One of the most effective ways to improve sample purity and viability is by removing dead cells. In situations where cell death could not have been prevented, there are products available for dead cell removal. Apoptosis, the natural process of cellular death, leads to characteristic changes in the dead or dying cell. One such change involves the relocation of phosphatidylserine (PS)—a phospholipid normally found on the inner surface of the plasma membrane—to the extracellular surface. The exposed PS is then able to engage with a number of molecules, including Annexin V. This PS-Annexin V interaction can be leveraged to target and remove dead and dying cells from the sample, allowing downstream applications to continue.

Removing Other Unwanted Cells

Aside from dead cells, there are other cells that can contaminate a sample or skew downstream results. A variety of residual blood cells found in biological samples like peripheral blood mononuclear cell (PBMC) preparations can interfere with the measurement of other target populations.

For example, if a scientist is attempting to study the behavior of CD8+ cytotoxic T cells they will first need to isolate a viable population of this cell type. In a traditional PBMC prep, around 30% of the total PBMCs are CD8+ T cells—making a cleanup step to enrich the sample for the cells of interest a critical first step in order to obtain a highly enriched population of the cells of interest. Sample preparation with Akadeum’s Human T Cell Isolation Kit can remove contaminating, off-target cells to deliver a highly enriched population of happy, healthy T cells for downstream processing.

Choosing Gentle Cell Isolation Techniques

One way to improve research outcomes is to choose a gentle cell separation method that preserves cell health and physiology. Some traditional methods, such as magnetic-based cell sorting and centrifugation, subject cells to harsh external forces during the isolation process. Akadeum’s buoyancy activated cell sorting (BACS) uses functionalized microbubbles to gently sort desired samples through gravity-powered floatation, allowing for buoyant separation that enables cell isolation with high viability and throughput without sacrificing recovery.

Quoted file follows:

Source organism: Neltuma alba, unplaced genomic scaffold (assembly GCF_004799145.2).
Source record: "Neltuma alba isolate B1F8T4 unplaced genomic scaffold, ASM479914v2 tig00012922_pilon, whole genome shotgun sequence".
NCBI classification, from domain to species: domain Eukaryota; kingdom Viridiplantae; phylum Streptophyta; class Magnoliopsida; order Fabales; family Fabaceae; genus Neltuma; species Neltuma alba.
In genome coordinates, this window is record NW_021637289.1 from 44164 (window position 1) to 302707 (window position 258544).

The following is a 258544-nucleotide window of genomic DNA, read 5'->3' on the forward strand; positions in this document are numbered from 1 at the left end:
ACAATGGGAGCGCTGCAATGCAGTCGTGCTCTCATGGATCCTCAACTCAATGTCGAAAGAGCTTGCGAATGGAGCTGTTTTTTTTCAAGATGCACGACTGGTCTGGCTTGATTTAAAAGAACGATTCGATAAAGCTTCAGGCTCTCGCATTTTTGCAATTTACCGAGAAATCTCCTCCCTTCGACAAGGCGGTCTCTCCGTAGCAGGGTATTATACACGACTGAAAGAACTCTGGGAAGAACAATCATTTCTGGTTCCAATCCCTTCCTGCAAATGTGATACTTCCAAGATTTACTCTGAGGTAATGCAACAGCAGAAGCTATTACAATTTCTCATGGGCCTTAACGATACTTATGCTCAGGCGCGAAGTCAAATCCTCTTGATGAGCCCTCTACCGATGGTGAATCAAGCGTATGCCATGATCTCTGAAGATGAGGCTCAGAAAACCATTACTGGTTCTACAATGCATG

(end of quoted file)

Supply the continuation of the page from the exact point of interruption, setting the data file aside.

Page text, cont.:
Reducing Sample Preparation Time

.Apoptosis will naturally occur over time, and the longer that cell preparation takes the more of these cells will die. Choosing a cell separation method with a fast and gentle workflow will help to maintain cell physiology and prevent excessive cell death before and during the cell sorting process.

Minimizing Clumping and Debris

When cells die, they release extracellular debris that naturally clumps together within the solution. This clumping can clog up certain equipment and ruin cell separation efforts. It’s crucial to remove clumps when preparing cells for FACS because the cell clumps can form a barrier within the flow cytometer that prevents cells from sorting properly.

Cell clumps can also consequently cause more cell death, making them larger. Allowing this cycle to continue for too long makes it nearly impossible to get accurate results.

Benefits of Cell Culture Cleanup

Whether you are preventing cell death from occurring or cleaning dead cells from a mixture before cell sorting, cleaning a cell culture to improve purity is beneficial in a variety of ways. By reducing unwanted cells, you can improve the efficiency and accuracy of your cell sorting assays. By improving efficiency and accuracy, you will save valuable resources that can be delegated to other areas of the research process. Cell culture cleanup is one of the easiest ways to optimize your sample for downstream processing and research.

Using Akadeum’s Microbubble Technology for Better Cell Separation

Akadeum’s microbubble approach to cell separation aims to maximize yield, reduce processing time, and maintain the health and physiology of immune cells—all while eliminating the need for extra equipment like magnets and columns using a fast, easy workflow that takes place directly in the sample container.

The microbubbles are gently mixed into the sample where they engage their targets before isolating those targets through floatation-based separation. It’s that simple! We’ve taken technology that traditionally requires additional equipment to accomplish this separation and put it into a single container where it’s self-separating.

Elegant in Simplicity, Powerful in Application

Our buoyant approach to separation eliminates many of the existing hurdles that are limiting improvements or effectiveness of processes today. Unlike magnetic bead-based separation, microbubbles do not have the same volume and equipment restrictions.

Learn more about RBC Depletion for PBMCs and Dissociated Tissue Samples

Learn more about Cell Enrichment for Immunology Workflows

Learn more about Optimizing Sample Prep for Flow Cytometry

Explore Akadeum’s Immunology Microbubble Kits for Immune Cell Enrichment

Our microbubble kits are exceptionally gentle on delicate cells, allowing for fast and easy immune cell enrichment that is designed to maximize yield and contribute to reliable, consistent results each and every time.